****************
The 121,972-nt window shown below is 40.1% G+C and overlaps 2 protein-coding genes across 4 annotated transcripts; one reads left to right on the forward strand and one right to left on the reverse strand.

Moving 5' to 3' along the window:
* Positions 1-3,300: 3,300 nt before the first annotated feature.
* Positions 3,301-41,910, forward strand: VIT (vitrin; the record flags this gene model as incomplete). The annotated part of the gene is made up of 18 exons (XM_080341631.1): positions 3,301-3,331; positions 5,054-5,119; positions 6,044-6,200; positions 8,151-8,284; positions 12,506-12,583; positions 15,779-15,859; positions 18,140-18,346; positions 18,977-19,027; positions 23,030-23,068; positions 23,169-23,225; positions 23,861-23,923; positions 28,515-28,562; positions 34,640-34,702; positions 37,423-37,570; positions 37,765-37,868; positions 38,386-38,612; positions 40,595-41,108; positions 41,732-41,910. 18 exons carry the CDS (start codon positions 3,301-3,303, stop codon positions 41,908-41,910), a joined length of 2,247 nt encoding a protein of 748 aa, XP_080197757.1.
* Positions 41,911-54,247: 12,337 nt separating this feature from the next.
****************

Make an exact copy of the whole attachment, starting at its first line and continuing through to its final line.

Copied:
The 121,972-nt window shown below is 40.1% G+C and overlaps 2 protein-coding genes across 4 annotated transcripts; one reads left to right on the forward strand and one right to left on the reverse strand.

Moving 5' to 3' along the window:
* Positions 1-3,300: 3,300 nt before the first annotated feature.
* Positions 3,301-41,910, forward strand: VIT (vitrin; the record flags this gene model as incomplete). The annotated part of the gene is made up of 18 exons (XM_080341631.1): positions 3,301-3,331; positions 5,054-5,119; positions 6,044-6,200; positions 8,151-8,284; positions 12,506-12,583; positions 15,779-15,859; positions 18,140-18,346; positions 18,977-19,027; positions 23,030-23,068; positions 23,169-23,225; positions 23,861-23,923; positions 28,515-28,562; positions 34,640-34,702; positions 37,423-37,570; positions 37,765-37,868; positions 38,386-38,612; positions 40,595-41,108; positions 41,732-41,910. 18 exons carry the CDS (start codon positions 3,301-3,303, stop codon positions 41,908-41,910), a joined length of 2,247 nt encoding a protein of 748 aa, XP_080197757.1.
* Positions 41,911-54,247: 12,337 nt separating this feature from the next.